Saturday, November 26, 2005

What's Left of Democracy....

Tom Englehardt says that
Polls are, it might be said, what's left of American democracy. Privately run, often for profit or advantage, they nonetheless are as close as we come these days -- actual elections being what they are -- to the expression of democratic opinion, serially, week after week. Everyone who matters in and out of Washington and in the media reads them as if life itself were at stake. They drive behavior and politics. Fear, too, is a poll-driven phenomenon.
He's right about the way in which many professional politicos treat polls, but he ignores the subset of "true believers," those whose views and tactics are not poll-driven. There are people of principle (including fanatics) on both sides, and they are the ones who frame the discussion, who force the polls to be taken, who design the polls to scare the politicos.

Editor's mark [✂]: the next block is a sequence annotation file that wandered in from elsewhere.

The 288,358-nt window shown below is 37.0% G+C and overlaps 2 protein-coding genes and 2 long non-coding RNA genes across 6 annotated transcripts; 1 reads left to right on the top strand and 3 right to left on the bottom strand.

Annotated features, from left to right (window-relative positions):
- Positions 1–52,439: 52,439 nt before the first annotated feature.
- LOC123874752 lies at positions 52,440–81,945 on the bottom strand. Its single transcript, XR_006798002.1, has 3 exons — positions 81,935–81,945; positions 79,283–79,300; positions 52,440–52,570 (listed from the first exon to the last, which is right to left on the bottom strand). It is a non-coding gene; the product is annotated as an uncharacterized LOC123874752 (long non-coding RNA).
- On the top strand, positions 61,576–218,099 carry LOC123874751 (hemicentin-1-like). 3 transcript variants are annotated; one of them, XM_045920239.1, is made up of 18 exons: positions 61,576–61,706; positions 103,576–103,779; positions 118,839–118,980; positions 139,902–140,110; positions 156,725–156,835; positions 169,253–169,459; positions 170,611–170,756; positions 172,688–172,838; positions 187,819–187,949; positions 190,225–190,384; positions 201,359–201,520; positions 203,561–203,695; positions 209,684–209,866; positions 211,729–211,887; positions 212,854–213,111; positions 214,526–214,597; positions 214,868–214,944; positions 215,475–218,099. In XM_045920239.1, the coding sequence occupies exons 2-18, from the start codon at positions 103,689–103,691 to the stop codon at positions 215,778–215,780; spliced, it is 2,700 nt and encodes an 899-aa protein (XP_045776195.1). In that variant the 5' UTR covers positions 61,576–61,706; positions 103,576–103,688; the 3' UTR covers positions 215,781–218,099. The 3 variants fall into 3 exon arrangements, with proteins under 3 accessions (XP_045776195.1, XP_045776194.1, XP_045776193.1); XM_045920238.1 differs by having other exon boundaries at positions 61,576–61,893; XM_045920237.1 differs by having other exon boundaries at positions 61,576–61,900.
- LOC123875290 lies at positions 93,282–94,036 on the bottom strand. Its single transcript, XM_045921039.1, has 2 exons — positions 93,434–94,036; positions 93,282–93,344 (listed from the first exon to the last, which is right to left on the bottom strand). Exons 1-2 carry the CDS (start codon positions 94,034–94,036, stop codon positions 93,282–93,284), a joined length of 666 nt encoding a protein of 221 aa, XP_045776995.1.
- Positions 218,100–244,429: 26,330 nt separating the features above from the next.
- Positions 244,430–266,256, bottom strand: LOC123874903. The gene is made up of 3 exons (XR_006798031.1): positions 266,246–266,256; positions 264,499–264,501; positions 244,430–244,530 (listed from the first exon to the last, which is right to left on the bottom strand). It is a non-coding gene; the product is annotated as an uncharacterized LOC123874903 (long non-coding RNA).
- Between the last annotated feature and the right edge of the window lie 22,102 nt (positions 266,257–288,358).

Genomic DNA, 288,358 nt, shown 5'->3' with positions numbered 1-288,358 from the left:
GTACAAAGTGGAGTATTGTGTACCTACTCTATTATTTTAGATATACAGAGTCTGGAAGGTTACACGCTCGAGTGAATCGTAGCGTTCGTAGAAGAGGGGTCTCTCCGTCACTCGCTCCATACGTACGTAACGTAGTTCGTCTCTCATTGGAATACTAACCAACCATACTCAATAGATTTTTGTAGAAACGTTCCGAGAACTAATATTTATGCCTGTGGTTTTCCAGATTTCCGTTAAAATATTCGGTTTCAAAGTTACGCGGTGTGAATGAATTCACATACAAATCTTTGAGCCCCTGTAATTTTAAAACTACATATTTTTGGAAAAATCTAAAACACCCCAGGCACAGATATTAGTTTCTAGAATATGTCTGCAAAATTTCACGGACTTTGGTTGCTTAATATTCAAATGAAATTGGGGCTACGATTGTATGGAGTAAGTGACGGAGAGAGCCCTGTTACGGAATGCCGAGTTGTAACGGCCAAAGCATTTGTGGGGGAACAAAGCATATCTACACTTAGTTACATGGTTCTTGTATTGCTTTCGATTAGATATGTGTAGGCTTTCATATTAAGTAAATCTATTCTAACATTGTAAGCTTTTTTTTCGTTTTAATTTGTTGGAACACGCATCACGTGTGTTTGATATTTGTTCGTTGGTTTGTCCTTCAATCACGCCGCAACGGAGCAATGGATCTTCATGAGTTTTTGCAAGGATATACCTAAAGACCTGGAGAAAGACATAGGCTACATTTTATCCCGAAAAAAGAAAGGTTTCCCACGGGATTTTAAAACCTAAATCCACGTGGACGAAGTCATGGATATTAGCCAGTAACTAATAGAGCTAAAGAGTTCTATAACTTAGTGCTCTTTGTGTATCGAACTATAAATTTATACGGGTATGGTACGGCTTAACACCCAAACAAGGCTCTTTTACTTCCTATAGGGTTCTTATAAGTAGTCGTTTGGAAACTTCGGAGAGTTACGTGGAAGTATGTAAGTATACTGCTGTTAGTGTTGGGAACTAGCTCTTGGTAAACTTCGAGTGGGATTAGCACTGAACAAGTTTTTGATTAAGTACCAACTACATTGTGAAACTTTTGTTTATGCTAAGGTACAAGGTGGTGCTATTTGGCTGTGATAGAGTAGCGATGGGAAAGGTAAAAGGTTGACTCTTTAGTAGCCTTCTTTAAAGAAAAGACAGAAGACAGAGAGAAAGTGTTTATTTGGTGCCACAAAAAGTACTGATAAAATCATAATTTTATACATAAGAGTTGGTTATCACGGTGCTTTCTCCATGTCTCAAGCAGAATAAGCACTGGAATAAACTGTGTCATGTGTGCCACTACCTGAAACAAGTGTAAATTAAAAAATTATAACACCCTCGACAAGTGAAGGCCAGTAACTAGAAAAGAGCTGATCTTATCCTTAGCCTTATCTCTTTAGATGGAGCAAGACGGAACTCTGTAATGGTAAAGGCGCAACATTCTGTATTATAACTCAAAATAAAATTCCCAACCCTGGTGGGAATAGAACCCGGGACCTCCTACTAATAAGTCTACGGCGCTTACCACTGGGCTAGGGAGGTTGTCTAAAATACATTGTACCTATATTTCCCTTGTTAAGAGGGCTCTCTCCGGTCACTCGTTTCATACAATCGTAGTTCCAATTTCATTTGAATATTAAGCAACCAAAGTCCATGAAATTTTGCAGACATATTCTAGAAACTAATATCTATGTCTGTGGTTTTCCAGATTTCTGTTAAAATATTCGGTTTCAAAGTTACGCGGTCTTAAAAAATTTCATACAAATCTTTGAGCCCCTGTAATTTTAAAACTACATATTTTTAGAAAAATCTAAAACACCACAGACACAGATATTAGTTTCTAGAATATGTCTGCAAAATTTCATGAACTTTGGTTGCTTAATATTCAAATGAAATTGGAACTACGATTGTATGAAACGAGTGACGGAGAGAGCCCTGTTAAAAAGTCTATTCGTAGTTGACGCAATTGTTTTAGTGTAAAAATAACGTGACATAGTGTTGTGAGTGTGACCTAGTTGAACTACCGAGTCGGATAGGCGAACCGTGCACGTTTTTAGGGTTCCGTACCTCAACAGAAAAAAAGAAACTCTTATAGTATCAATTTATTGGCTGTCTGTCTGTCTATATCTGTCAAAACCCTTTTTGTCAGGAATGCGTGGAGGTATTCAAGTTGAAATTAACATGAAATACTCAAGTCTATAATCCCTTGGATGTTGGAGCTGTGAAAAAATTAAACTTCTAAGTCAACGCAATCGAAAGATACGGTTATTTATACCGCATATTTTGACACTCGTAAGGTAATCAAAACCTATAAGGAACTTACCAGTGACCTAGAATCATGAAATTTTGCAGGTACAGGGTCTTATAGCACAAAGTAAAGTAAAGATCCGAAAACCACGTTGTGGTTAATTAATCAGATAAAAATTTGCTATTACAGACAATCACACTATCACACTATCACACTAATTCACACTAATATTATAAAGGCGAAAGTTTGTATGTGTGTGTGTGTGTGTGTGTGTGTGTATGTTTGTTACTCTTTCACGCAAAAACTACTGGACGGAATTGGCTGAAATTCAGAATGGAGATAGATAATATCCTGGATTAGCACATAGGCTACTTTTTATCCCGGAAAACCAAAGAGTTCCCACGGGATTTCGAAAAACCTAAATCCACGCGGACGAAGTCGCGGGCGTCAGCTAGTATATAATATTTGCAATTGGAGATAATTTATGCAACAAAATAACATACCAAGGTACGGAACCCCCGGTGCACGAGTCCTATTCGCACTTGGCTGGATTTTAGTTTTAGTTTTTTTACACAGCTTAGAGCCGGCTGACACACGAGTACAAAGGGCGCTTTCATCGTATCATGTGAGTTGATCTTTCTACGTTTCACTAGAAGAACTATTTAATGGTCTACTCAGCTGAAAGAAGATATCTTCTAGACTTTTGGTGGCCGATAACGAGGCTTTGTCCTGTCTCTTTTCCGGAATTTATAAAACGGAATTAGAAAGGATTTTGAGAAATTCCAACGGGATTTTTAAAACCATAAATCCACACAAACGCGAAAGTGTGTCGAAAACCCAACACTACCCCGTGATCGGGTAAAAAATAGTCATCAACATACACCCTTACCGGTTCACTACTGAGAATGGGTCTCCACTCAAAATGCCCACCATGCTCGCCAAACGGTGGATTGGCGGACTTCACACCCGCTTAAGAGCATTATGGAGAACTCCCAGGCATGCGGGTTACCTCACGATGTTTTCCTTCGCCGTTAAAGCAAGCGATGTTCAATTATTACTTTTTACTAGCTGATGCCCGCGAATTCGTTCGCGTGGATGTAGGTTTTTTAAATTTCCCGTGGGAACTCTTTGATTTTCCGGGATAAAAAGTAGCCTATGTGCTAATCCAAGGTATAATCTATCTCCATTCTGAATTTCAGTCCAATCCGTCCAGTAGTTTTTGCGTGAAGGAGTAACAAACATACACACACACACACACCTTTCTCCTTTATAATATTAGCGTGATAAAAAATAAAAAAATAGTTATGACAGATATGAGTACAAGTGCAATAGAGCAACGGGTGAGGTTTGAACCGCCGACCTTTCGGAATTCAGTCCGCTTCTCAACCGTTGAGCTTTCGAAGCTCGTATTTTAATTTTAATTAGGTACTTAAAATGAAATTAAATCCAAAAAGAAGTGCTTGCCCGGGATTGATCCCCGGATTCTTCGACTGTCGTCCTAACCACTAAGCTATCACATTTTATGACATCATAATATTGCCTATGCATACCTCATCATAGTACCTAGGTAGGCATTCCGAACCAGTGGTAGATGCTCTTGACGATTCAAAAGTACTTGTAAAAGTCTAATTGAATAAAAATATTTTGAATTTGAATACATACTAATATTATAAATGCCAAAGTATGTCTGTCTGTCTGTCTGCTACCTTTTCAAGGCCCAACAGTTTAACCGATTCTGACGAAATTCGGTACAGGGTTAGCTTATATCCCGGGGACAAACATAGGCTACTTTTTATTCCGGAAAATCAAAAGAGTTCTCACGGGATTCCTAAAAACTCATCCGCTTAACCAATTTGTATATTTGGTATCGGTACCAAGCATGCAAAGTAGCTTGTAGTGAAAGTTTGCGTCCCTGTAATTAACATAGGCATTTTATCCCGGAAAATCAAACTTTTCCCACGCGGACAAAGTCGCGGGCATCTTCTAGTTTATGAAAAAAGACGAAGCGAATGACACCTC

These are anti-democratic forces, and no wishful thinking about "the voice of the people" can change the fact that polls don't represent it any better than elections. No, you want to know what's left of democracy? You're reading it, friend.

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